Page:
Many senior citizens in Harrison County are upset with their tax bills.
The required reappraisal process means many of the elderly are facing significant tax hikes. That's why a growing number of local governments are asking state lawmakers to raise the homestead exemption.
The Gulfport City Council is the latest to recommend such a change to state lawmakers.
Raising the homestead exemption would provide tax relief. But there's real doubt such a plan would be approved by the legislature this year.
Although the idea of lessening the tax burden for seniors sounds good, the county's tax assessor says there's no statewide push for such relief.
"There have only been 14 counties out of 82 counties that have gone through the re-appraisal this year," Harrison county Tax Assessor Tal Flurry says. "The others will go through this by 2002, and you'll probably see a bigger push as more of the counties feel an impact from the increase in values."
85-year-old Hollis Walters feels that impact now. He built a home off Courthouse Road back in 1979 for $36,000. This year's bill saw his property taxes jump from $89 to nearly $450.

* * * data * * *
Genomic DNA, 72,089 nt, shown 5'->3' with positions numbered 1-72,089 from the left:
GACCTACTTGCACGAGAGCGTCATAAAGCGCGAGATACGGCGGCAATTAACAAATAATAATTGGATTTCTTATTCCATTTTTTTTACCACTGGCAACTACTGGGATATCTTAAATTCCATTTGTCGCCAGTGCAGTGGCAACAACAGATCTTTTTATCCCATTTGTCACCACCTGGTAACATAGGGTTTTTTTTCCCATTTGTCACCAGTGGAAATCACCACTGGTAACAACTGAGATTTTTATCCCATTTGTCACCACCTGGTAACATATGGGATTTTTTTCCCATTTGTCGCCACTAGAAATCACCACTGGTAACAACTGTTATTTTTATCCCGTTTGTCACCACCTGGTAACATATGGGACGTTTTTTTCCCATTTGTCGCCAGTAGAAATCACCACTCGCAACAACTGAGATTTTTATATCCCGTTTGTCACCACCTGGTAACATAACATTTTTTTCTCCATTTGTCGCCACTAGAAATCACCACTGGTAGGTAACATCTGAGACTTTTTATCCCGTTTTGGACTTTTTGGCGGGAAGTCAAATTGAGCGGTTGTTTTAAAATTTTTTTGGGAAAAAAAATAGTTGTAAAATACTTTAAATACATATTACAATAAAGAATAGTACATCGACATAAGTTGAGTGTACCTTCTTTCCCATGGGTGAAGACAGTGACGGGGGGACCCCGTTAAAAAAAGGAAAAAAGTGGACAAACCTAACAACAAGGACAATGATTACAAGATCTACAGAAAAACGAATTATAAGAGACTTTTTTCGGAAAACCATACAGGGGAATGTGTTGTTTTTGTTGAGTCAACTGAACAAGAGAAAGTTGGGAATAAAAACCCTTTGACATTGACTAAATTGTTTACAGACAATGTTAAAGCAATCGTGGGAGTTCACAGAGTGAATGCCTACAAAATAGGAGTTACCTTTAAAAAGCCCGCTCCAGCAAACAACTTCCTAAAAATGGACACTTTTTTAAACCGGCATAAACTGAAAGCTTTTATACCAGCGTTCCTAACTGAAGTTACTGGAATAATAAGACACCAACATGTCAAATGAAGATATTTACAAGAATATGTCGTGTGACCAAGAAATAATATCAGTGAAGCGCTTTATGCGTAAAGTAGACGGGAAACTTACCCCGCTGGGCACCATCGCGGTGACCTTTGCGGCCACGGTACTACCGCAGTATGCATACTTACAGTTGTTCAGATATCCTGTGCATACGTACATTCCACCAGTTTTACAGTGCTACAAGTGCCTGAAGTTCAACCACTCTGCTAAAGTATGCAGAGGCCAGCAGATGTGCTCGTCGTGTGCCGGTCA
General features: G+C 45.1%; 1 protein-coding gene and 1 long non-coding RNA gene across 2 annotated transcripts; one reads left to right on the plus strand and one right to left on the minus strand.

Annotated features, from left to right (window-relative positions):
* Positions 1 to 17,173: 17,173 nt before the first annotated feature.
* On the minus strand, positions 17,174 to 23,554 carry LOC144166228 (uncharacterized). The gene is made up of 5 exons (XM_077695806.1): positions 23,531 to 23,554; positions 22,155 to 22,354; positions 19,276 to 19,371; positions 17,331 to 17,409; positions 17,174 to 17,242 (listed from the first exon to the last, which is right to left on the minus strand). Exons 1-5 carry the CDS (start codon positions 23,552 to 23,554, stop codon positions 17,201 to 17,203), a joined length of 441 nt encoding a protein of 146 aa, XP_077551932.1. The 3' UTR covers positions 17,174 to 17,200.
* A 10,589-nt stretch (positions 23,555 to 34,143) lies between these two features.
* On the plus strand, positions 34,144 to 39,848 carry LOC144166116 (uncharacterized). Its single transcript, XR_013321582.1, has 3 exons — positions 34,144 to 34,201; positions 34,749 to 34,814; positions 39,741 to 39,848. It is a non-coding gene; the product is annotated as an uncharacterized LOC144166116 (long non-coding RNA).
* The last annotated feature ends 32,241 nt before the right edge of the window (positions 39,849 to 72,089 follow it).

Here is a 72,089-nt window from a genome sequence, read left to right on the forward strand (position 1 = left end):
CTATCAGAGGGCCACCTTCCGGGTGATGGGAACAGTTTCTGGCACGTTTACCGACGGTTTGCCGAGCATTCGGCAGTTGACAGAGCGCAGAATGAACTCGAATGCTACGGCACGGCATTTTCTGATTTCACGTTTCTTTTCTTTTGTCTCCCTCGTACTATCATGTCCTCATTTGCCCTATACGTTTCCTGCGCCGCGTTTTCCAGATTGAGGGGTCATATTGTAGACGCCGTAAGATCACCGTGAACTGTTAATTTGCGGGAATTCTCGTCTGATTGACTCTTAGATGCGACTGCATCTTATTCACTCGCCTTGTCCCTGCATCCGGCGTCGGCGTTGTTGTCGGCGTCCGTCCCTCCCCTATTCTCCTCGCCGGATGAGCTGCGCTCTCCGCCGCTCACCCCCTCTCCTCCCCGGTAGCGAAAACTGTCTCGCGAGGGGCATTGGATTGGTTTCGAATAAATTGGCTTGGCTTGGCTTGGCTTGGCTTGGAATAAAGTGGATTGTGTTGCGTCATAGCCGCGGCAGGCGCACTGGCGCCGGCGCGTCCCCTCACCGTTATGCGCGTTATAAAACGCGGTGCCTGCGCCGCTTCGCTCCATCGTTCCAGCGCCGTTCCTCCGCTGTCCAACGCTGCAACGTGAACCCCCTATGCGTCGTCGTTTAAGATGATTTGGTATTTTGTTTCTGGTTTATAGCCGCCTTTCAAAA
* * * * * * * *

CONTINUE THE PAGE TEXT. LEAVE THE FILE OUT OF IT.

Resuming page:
"If they hadn't went up so much at one time, it wouldn't have been so bad on the senior citizens," Walters says. "You take a lot of senior citizens, and they're not able to pay taxes on their homes. And some are just living off Social Security. They're not able to pay that kind of tax."
Gulfport city councilman Richard Rose is pushing for change. He wants to give local governments a range for setting homestead exemptions.
"Communities with a great deal of growth, like those we've had on the coast can afford to give a greater exemption than those that are more rural counties," Rose said.
But Flurry says such change may have to wait.
"Until more of the counties are impacted with the increase in property values, you're not going to see a statewide push to change homestead exemptions."